A conventional mobile network includes a fixed terminal, a notebook size, personal computer, handy phone or similar mobile terminal, a home agent for managing an IP address assigned to the mobile terminal, and foreign agents each for managing communication held on the mobile terminal at a particular destination. The fixed terminal is a personal computer or similar data processing unit situated at a fixed station. The home agent stores a binding table listing information for the transfer of encapsulated IP packets to the foreign agents.

The conventional mobile network has some problems left unsolved, as follows. Assume that a fixed terminal sends a plurality of packets of different degrees of priority to a mobile terminal connected to any one of the foreign agents. Then, the home agent encapsulates an IP packet with a low degree of priority and an IP packet with a high degree of priority by the same processing and then sends them to the foreign agent in the same QoS (Quality of Service) class. This is because QoS information is not registered at the binding table of the home agent.

Further, the binding table lists only a single destination for each home address or IP address assigned to the mobile terminal, limiting the transfer of encapsulated IP packets to a single destination. Consequently, when the foreign network is a mobile communication network, the mobile terminal cannot receive IP packets from a plurality of foreign agents at the same time. This makes, e.g., soft hand-over impracticable.

Technologies relating to the present invention are disclosed in, e.g., Japanese Patent Laid-Open Publication Nos. 7-129488, 9-326805, 10-313336 and 11-68842 and Japanese Patent 2,960,349.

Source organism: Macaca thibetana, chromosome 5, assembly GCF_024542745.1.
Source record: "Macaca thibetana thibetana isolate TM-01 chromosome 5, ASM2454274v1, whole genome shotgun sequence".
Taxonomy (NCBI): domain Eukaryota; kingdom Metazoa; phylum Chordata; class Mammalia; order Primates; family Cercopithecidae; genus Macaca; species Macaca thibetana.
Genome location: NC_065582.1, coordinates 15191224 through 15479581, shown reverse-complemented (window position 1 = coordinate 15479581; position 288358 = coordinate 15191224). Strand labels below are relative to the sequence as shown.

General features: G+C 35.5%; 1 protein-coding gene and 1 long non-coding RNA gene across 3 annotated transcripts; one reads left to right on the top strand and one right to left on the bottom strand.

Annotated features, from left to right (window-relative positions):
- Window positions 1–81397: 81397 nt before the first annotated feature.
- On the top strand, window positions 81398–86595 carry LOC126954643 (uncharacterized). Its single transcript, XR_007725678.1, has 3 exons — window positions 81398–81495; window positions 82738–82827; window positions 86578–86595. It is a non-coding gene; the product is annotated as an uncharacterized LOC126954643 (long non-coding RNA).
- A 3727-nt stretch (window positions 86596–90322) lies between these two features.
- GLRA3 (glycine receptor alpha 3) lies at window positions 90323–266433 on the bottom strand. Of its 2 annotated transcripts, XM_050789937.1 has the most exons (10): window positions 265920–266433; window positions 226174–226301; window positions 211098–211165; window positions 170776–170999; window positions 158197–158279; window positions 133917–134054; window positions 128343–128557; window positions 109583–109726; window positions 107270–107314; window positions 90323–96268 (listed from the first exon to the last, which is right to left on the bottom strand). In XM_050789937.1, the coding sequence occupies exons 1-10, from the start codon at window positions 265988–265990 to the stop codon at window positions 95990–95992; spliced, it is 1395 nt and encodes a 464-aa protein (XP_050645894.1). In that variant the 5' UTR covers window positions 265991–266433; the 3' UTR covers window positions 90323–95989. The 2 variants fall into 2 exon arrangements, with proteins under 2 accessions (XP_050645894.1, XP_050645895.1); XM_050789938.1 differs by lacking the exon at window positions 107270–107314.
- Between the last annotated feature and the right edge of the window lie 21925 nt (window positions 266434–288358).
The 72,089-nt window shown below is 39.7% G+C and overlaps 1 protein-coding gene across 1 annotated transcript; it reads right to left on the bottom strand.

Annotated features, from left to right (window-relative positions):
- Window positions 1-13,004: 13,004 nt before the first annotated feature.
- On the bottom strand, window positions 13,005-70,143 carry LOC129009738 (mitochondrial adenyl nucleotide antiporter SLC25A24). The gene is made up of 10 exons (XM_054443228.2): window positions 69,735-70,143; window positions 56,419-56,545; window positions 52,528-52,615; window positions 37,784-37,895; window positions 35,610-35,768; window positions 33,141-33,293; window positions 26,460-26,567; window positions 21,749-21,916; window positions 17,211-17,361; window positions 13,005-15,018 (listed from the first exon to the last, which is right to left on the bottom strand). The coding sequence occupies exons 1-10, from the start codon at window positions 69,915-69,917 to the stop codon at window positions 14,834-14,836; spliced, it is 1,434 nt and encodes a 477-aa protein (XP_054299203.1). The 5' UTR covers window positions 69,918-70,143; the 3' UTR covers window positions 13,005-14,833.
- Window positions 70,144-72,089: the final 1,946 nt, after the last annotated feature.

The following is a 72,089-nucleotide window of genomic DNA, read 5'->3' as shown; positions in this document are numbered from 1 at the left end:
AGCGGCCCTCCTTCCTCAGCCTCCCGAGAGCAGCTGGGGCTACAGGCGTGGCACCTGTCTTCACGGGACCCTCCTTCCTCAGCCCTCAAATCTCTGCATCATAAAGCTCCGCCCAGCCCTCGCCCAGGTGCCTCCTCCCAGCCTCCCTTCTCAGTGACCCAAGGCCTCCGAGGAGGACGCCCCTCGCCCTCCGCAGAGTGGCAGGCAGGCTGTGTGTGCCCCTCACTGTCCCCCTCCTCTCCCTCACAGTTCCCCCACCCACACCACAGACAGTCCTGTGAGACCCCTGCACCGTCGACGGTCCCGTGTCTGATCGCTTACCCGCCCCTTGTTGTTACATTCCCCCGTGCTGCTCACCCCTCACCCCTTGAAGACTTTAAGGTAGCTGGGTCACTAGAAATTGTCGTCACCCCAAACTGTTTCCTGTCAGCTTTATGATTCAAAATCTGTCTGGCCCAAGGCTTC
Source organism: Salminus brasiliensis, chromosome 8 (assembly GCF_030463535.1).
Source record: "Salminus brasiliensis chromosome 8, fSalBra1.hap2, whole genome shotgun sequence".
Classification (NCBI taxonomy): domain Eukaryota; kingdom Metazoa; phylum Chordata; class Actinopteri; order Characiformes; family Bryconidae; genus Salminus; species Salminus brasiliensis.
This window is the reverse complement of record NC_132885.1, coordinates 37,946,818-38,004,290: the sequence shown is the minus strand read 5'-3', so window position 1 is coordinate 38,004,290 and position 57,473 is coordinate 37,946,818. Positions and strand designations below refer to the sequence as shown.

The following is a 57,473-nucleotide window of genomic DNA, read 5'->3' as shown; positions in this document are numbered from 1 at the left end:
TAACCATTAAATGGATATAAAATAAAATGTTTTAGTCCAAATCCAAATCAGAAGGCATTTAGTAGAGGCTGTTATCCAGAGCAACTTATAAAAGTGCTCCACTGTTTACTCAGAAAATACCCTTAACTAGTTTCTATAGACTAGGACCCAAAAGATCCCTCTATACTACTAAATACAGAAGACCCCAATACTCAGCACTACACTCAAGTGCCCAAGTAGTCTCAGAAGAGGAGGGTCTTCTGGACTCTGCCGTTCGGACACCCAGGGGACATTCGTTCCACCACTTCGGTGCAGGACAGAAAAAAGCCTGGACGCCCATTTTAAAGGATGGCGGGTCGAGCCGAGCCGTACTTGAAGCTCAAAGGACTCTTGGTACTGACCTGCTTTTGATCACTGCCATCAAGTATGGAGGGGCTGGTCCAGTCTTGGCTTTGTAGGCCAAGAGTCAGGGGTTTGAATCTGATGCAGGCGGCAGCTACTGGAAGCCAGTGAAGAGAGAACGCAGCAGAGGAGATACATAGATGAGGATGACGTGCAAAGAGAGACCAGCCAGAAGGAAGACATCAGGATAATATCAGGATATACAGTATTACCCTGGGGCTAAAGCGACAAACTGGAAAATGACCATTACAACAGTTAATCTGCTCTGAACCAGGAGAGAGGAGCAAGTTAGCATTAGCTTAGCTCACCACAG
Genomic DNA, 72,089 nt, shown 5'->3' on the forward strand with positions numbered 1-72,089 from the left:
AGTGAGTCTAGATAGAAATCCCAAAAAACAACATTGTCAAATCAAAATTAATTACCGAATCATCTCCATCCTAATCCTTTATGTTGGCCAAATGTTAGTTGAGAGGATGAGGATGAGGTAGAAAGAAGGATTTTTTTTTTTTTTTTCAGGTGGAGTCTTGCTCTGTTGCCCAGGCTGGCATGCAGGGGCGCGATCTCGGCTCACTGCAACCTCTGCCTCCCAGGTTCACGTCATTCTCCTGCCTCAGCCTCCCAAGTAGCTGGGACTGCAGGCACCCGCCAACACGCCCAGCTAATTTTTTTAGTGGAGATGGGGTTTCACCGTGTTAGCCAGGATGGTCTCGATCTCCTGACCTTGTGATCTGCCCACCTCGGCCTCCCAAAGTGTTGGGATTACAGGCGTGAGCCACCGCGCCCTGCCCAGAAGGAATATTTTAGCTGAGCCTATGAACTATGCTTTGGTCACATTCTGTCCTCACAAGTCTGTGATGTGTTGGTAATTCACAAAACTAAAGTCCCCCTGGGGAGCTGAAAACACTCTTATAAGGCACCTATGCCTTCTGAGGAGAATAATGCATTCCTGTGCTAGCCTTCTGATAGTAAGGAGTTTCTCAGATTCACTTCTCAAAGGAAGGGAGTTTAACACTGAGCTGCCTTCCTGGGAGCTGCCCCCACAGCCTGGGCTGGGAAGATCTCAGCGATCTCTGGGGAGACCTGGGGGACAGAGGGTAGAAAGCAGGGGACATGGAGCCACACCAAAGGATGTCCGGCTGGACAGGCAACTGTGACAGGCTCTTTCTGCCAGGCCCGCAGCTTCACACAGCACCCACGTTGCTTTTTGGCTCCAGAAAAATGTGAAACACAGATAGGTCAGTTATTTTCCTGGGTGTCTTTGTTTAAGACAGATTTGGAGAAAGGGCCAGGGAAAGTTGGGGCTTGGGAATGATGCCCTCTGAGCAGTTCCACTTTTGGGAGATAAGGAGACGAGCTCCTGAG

SUMMARY OF THE INVENTION

it is an object of the present invention to provide a mobile network capable of implementing end-to-end data communication with guaranteed QoS even when a terminal is handed over to a foreign network and allowing the terminal to receive IP packets from a plurality of IP nodes at the same time, and an IP packet transferring method.

A mobile network for communication between a plurality of terminals of the present invention includes a first IP node for generating, on receiving an IP packet meant for a mobile terminal usually connected to the first IP node, but handed over, an encapsulated IP packet for transferring the IP packet to the destination of the mobile terminal, and transferring the encapsulated IP packet to the destination via a path matching with the QoS class of the encapsulated IP packet. A second IP node separates, when the mobile terminal is connected to the second IP node at the destination, the IP packet from the encapsulated IP packet received from the first IP node and sends the IP packet to the mobile terminal. The mobile terminal handed over reports its destination to the first IP node together with QoS information for setting the QoS class of the encapsulated IP packet.

BRIEF DESCRIPTION OF THE DRAWINGS

The above and other objects, features and advantages of the present invention will become more apparent from the following detailed description taken with the accompanying drawings in which:

FIG. 1 is a schematic block diagram showing a mobile network using a conventional mobile IP technology;

FIG. 2 shows a binding table stored in a home agent included in the network of FIG. 1;